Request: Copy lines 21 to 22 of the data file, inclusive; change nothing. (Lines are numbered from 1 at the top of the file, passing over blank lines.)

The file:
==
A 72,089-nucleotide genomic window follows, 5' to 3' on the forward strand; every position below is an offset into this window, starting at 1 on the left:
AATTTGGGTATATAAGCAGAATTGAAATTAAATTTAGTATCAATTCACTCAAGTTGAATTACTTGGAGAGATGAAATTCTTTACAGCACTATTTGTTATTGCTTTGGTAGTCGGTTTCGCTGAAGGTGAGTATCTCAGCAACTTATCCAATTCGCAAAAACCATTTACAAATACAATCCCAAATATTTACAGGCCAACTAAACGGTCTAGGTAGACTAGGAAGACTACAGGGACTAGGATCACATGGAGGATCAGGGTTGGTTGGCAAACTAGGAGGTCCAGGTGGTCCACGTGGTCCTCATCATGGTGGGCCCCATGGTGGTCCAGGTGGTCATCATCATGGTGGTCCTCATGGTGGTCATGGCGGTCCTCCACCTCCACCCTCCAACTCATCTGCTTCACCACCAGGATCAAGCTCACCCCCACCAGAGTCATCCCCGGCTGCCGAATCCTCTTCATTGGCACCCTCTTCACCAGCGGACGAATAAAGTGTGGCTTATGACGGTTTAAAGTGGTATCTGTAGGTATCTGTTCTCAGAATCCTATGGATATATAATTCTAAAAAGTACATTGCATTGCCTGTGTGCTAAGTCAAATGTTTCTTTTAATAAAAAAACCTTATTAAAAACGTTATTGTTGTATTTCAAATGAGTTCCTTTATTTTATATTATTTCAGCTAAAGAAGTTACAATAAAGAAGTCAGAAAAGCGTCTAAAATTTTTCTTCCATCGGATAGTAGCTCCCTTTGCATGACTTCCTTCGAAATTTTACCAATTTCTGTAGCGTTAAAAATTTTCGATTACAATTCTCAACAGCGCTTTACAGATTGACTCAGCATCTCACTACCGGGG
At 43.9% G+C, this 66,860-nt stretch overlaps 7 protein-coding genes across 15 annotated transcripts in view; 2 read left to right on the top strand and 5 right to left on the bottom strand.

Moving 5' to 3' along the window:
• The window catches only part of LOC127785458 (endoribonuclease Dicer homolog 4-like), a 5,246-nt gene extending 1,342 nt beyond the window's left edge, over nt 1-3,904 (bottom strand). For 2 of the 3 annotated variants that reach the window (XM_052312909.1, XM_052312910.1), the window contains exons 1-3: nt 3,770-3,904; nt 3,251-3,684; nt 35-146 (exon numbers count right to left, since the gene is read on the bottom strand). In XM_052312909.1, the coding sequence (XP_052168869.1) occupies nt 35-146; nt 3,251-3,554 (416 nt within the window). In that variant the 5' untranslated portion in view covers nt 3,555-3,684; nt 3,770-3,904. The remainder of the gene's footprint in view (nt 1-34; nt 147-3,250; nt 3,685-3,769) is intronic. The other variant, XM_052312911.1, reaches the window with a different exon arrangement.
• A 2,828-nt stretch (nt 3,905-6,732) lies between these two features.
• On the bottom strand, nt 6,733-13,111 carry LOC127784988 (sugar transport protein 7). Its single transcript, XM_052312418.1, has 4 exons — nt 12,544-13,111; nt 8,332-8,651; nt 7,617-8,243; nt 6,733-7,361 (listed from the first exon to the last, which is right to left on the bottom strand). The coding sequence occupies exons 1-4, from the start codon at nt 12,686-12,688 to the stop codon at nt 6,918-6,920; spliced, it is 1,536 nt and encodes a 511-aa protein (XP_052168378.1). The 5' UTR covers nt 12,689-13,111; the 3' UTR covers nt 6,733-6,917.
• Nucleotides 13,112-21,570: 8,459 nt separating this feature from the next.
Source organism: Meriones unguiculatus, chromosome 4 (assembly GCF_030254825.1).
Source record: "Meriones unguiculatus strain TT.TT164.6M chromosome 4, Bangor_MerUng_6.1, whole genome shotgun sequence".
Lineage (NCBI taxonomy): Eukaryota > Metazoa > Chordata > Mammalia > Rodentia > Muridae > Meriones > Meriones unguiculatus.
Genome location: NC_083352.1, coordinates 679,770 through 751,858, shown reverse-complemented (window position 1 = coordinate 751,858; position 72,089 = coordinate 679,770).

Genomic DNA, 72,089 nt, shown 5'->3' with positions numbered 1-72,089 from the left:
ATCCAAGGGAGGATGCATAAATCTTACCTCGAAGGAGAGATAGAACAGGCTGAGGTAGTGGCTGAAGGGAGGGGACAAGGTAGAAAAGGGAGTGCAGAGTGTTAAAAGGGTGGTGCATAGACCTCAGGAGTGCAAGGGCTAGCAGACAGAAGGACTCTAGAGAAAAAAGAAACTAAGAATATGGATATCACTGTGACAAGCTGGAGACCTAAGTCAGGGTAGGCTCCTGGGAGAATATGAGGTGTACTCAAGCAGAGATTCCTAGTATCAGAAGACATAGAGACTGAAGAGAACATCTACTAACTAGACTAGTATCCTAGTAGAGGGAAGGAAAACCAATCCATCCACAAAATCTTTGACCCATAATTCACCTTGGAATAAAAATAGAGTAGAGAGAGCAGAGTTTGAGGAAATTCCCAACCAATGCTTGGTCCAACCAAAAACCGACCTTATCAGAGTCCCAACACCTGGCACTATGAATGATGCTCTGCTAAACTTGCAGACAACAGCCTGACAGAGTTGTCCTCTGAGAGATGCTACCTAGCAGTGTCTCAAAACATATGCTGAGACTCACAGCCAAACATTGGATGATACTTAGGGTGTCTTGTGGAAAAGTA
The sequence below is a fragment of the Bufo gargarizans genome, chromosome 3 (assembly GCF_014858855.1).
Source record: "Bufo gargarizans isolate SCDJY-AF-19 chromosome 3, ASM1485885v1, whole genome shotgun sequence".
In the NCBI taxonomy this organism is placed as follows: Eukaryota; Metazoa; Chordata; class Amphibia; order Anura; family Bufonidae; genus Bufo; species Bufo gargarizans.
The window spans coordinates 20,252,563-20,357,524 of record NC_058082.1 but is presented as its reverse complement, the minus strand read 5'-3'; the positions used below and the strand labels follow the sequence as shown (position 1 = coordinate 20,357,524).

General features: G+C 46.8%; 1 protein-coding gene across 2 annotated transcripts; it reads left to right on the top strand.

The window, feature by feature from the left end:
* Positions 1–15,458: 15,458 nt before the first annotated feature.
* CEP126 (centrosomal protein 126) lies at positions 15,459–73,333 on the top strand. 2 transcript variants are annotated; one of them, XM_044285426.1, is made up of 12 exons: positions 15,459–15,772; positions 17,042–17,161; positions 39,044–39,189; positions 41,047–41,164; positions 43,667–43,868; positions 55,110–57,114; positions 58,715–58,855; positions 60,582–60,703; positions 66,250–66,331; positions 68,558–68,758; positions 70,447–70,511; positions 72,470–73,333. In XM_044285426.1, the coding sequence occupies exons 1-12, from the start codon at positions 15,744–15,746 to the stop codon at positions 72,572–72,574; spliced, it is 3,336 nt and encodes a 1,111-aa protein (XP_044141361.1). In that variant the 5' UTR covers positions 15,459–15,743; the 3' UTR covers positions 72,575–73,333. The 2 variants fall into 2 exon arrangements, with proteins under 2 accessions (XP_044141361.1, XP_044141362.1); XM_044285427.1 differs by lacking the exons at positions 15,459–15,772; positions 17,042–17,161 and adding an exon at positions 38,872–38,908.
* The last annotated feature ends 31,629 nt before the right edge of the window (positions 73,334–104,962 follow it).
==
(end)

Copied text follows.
* Positions 1–15,458: 15,458 nt before the first annotated feature.
* CEP126 (centrosomal protein 126) lies at positions 15,459–73,333 on the top strand. 2 transcript variants are annotated; one of them, XM_044285426.1, is made up of 12 exons: positions 15,459–15,772; positions 17,042–17,161; positions 39,044–39,189; positions 41,047–41,164; positions 43,667–43,868; positions 55,110–57,114; positions 58,715–58,855; positions 60,582–60,703; positions 66,250–66,331; positions 68,558–68,758; positions 70,447–70,511; positions 72,470–73,333. In XM_044285426.1, the coding sequence occupies exons 1-12, from the start codon at positions 15,744–15,746 to the stop codon at positions 72,572–72,574; spliced, it is 3,336 nt and encodes a 1,111-aa protein (XP_044141361.1). In that variant the 5' UTR covers positions 15,459–15,743; the 3' UTR covers positions 72,575–73,333. The 2 variants fall into 2 exon arrangements, with proteins under 2 accessions (XP_044141361.1, XP_044141362.1); XM_044285427.1 differs by lacking the exons at positions 15,459–15,772; positions 17,042–17,161 and adding an exon at positions 38,872–38,908.